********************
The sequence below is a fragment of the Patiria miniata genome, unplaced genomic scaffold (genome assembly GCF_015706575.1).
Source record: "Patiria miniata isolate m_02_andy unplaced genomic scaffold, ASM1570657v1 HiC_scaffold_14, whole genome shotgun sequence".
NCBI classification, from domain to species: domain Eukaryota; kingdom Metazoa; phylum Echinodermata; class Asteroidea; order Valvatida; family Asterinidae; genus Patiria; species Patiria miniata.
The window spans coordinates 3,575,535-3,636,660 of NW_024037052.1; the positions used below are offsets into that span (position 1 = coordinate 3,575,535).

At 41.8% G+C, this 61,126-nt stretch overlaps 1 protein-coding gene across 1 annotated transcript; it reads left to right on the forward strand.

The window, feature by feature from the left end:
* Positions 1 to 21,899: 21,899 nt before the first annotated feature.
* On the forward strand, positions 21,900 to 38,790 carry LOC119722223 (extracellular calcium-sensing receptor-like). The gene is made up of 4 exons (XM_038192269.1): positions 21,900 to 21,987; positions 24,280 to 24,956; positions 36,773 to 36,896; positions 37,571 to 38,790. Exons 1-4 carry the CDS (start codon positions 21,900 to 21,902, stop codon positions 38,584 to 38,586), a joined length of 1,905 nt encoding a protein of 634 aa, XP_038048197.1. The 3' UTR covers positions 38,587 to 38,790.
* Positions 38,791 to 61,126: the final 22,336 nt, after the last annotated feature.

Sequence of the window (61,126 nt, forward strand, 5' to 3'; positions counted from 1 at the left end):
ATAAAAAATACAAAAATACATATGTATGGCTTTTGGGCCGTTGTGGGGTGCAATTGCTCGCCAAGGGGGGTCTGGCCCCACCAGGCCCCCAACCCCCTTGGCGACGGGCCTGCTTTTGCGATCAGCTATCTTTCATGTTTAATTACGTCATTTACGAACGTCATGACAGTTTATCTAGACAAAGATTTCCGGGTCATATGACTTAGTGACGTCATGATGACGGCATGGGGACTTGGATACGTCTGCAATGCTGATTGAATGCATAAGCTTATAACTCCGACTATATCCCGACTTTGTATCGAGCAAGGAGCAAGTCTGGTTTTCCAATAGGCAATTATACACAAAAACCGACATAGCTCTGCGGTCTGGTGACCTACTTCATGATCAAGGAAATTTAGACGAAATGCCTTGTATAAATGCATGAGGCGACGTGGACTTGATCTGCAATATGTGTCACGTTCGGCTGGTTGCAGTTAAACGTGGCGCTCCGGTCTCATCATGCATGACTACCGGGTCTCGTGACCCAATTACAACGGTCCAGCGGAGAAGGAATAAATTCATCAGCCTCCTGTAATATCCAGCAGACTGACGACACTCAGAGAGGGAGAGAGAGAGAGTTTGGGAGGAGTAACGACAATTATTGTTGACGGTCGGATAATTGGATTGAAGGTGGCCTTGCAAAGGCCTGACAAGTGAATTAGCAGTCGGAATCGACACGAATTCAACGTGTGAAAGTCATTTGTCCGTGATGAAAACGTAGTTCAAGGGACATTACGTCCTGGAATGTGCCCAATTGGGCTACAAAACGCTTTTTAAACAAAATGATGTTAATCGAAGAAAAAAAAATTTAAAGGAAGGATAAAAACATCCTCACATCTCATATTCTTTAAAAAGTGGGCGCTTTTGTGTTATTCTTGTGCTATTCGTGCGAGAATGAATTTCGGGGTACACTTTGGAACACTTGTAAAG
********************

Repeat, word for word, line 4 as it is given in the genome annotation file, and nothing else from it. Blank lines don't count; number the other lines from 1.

The window spans coordinates 3,575,535-3,636,660 of NW_024037052.1; the positions used below are offsets into that span (position 1 = coordinate 3,575,535).